And then a second round, stopping to say hello to Jeff, the succulent vendor from whom I’ve got almost all my Haworthias. During the visit with Jeff, Chris spots Sybil before I do. I’d apparently described her fairly well, as he’d never seen her. I give her a copy of the sign I made for Yerena’s tayberries, as she wants to put it on her excellent market update site. [Note: Alas, CUESA has decided that it no longer wanted to provide this excellent service. Pity.]
Then we all head for Fitzgerald’s for peaches (Sybil) and nectarines (me). In all my praise of Fitzgerald’s wit and charm, I have neglected his able assistant, Liz Crane’s. He may be more verbal, but she is certainly just as charming, and I don’t say this just because she took my side against Sybil and agreed that in breeding all those white peaches and nectarines for sweetness, somebody forgot to keep the flavor. So she and I agree that if you want your wonderfully flavorful yellow peaches and nectarines a little sweeter, you can just add a little sugar. Actually, at three cents per ounce, you could go ahead and add alot of sugar.  Nice to take care of that question for good.

Next stop, Frog Hollow for a little snack after all that socializing: frangipane/cherry galettes, just obscenely good. While still eating the galette, I spot a vendor with the first Queen Anne cherries, so I gradually edge closer and play After You, My Dear Alphonse with a lady also going for a bag. Turns out we’re both after the Queen Annes and had an excellent cherry rap as we worked the bin from both sides. I am continually getting into spontaneous discussions with folks at the market, and people are constantly asking me questions. Apparently I radiate some sort of brazen fruit confidence.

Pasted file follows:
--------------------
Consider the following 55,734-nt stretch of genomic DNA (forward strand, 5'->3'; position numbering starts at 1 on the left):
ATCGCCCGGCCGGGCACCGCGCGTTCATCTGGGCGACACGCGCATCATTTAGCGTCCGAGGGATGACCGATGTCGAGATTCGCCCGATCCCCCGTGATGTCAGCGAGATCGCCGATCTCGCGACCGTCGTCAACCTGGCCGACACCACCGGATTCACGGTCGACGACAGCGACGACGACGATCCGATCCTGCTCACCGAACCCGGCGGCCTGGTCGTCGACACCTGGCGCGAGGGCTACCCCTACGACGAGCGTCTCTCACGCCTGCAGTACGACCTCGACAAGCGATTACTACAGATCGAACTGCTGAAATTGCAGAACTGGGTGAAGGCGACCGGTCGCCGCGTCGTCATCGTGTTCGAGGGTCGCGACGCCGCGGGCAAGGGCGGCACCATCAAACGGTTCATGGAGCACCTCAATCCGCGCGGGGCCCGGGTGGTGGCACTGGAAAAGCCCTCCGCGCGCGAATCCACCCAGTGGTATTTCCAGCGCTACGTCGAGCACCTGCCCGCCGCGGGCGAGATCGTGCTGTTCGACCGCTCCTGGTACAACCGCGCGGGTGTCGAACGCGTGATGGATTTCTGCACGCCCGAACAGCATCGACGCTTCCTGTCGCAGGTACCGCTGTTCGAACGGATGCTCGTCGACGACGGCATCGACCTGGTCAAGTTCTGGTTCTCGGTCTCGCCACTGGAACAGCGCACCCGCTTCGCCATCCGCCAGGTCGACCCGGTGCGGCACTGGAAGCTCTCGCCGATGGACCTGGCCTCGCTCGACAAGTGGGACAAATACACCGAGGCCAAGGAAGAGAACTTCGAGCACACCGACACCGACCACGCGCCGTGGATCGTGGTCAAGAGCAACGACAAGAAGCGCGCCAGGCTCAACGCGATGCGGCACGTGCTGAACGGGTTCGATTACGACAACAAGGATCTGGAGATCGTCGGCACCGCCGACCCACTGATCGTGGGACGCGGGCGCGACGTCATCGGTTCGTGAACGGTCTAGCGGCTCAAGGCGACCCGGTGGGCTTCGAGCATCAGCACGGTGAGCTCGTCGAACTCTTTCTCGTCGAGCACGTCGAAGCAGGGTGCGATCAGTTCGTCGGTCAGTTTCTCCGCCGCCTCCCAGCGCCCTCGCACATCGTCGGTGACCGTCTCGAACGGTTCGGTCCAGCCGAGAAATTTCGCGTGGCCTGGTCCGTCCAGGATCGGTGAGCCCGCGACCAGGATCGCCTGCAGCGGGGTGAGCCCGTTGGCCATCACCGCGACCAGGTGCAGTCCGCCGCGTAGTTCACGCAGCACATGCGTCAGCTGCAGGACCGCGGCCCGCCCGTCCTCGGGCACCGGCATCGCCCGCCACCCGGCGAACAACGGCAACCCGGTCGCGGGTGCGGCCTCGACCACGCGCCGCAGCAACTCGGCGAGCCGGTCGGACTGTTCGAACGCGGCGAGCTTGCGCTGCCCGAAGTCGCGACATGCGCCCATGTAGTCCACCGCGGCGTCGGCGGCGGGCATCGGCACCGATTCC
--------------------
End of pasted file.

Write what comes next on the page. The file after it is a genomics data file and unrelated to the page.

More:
Then around to the other row of the market to see if I can find whoever it was besides Lagier that had those sour cherries last year. No luck, but in the progress, I get to know Lee James at Tierra. I’d bought her amazing Chipotle Chile Jam and given it as gifts, and I’d had her fresh chiles, but I’d not bought any of her dried chiles. So I got some jalapeño chipotles with the idea of using one of those recipes for chipotle chile oil that I found on the Internet while I was looking for sources from which to buy the stuff.

Then across the aisle to Hidden Star, where I bought some of Mijnheer Smit’s Bings while he dished the Frisians. To the obstinacy he has added a charge of stinginess. Chris just loved this, as the Frisians have been the butt of German jokes at least since I was there in the sixties. Actually, knowing how those Europeans squabble with each other, this has probably been going on for at least 500 years.

End of the line, the Hamadas, for some of their Brooks cherries. And then, back here to make jelly while taking breaks to watch the French Open. At this point, the second batch, with the Ella Bella olallieberries, is about ready to jar, and I’m so tired I can barely sit here to type. Clearly those spectacular tayberries from Yerena are going to have to just rest in the refrigerator overnight.

A comment on my jellies: Friends have asked why I don’t strain them through cheesecloth to get out those few immature seeds that get through my sieve. I like to leave a few seeds so folks will know I didn’t use a mix.